Area Forecast Discussion
Issued by NWS Boston, MA

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FXUS61 KBOX 160230

Area Forecast Discussion
National Weather Service Boston/Norton MA
930 PM EST Sun Dec 15 2019

High pressure will build into the region late tonight and into
Monday. A storm system expected to pass near the waters of
Southern New England will bring a round of wintry weather Monday
night into Tuesday with accumulations of snow and ice to parts
of interior Massachusetts, Connecticut into northern Rhode
Island. A major Arctic blast moves in Wednesday night,
accompanied by strong wind gusts, possible snow squalls, and
very low wind chills. Dry and cold weather Thursday into
Saturday. Low chances for snow showers Sunday.



930 PM update...


A secondary pulse of 40 to 50 mph wind gusts moved through the
region earlier this evening, but it has exited the coast.
Nonetheless, steep lapse rates will continue to result in some
30 to 40 mph wind gusts for another few hours. Winds will
continue to diminish though especially after midnight as a ridge
of high pressure begins to build in from the southwest. Low
temps should be mainly in the 20s by daybreak, so quite a bit
colder than the past two.


Ridging then settles over the region on Monday, with lightening wind
speeds and thermal advection transitioning from neutral to weak warm
advection late. We start the day mostly sunny, but sun becomes
increasingly filtered from SW to NE by afternoon and by early
evening toward mostly cloudy/OVC south coast northward to the Mass
Pike and partly to mostly cloudy for northern MA. How warm
temperatures can get before the clouds come in is pretty critical,
though most guidance shows 2-m wet bulb temperatures by sunset that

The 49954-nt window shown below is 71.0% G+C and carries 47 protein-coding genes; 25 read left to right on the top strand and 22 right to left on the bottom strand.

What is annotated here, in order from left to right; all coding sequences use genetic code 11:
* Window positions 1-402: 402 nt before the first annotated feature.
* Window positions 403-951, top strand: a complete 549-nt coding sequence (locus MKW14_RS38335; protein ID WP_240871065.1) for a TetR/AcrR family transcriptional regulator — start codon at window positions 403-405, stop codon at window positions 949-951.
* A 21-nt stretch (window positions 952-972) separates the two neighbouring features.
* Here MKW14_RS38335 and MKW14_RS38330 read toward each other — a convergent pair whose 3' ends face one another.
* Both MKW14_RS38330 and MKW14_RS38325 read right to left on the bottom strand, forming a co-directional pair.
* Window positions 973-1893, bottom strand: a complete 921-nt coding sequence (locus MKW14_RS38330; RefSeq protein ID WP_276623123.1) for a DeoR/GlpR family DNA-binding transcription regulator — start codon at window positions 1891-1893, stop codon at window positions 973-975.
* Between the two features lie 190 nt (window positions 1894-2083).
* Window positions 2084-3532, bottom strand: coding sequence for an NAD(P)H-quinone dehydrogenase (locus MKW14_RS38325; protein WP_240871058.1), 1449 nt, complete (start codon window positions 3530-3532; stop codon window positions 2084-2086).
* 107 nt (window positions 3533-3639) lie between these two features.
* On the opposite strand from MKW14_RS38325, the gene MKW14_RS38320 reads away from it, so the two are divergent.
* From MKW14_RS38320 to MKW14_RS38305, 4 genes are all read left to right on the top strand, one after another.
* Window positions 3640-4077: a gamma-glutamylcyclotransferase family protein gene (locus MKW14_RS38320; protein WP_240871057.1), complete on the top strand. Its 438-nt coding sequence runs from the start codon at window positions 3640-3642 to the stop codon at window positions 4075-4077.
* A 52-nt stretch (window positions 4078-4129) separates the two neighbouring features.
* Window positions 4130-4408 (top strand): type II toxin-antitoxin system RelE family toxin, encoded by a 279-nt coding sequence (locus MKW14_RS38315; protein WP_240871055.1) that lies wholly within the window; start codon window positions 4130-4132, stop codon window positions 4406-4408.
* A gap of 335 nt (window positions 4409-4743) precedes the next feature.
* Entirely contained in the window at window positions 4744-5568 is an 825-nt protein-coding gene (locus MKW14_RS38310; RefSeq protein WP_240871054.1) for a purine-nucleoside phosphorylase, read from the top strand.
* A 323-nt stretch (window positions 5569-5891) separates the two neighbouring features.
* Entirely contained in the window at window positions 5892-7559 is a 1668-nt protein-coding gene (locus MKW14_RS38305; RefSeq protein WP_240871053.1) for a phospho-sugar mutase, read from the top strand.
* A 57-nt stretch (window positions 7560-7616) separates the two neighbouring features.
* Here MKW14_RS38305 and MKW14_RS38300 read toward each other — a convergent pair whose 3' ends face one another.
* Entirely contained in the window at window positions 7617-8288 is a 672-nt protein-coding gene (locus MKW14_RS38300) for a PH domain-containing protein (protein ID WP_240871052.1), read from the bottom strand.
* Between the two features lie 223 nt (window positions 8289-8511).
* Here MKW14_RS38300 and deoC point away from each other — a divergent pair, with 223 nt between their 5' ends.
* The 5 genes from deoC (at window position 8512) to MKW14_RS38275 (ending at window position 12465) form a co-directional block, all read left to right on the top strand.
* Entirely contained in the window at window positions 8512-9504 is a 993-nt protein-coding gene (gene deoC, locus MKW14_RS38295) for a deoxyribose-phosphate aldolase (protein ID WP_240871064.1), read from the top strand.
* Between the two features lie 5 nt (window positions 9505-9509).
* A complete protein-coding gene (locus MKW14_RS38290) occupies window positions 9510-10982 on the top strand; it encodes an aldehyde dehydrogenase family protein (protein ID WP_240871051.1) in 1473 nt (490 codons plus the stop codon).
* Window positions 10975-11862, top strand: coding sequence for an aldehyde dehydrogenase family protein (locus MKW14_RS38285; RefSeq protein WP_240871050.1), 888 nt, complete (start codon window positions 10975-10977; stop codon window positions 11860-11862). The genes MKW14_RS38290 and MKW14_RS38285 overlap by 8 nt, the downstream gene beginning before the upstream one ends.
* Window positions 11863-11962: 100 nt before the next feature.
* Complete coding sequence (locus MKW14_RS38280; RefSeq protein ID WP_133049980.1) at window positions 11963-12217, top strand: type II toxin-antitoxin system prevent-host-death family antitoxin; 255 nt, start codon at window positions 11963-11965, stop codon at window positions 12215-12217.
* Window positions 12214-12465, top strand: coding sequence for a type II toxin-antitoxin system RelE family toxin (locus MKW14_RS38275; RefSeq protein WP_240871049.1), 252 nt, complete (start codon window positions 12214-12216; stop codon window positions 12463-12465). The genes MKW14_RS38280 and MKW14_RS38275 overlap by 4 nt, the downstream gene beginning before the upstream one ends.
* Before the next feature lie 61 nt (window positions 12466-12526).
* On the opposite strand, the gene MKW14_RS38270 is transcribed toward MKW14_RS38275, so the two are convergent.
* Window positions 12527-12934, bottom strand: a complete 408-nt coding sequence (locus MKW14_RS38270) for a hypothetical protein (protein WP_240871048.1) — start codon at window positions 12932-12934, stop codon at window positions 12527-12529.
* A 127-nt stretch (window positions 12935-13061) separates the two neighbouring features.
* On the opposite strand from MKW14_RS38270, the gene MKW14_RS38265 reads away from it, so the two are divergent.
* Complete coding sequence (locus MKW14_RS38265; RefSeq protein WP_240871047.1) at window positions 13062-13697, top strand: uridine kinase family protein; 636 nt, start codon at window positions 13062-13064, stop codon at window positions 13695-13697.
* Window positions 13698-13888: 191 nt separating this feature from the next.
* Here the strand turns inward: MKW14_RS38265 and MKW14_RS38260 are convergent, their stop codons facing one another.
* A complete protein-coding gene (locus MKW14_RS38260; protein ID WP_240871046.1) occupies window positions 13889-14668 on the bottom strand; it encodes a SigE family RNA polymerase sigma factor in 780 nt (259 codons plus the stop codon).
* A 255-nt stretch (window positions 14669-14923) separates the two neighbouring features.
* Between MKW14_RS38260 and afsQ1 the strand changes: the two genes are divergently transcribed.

are in the low to mid 20s and near 30 towards the Cape. Kept highs
in the upper 20s to mid 30s with light W winds.


** Accumulation of snow and ice to impact travel Tuesday **

We continue to monitor developments regarding another round of
accumulating wintry weather for the very late Monday night into
Tuesday timeframe. While most areas are expected to begin as snow,
warmer air aloft should transition initial period of snow over to a
wintry mix across a good part of the interior. While confidence
continues to increase as it pertains to projected and envisioned
impact, timing the changeovers between p-types and on the
northward extent of precip remain the biggest sources of
uncertainty on the snow and ice accumulation forecasts.

Today`s guidance has trended a bit slower on onset by a few hours
and also slightly further south; thermal structure is slightly
colder as well in most of the guidance. Given the slower tendency,
this may allow enough time for temperatures to cool further with
good confidence that snow should be falling as initial p-type at

Surface wave will be moving from the northern VA Blue Ridge to
coastal SE NJ by 12z Tuesday. Clouds should be on the increase
through the first part of Monday night, though given antecedent dry
low-levels, initial precip towards central CT, coastal RI, into
coastal SE Mass doesn`t appear to start until early overnight. As
precipitation lifts northward and eventually overspreads to the Mass
Pike by the northern end of the warm nose by the pre-dawn hrs,
warmer air aloft will be transitioning the southern end of the
precip shield over to sleet and eventually freezing rain across much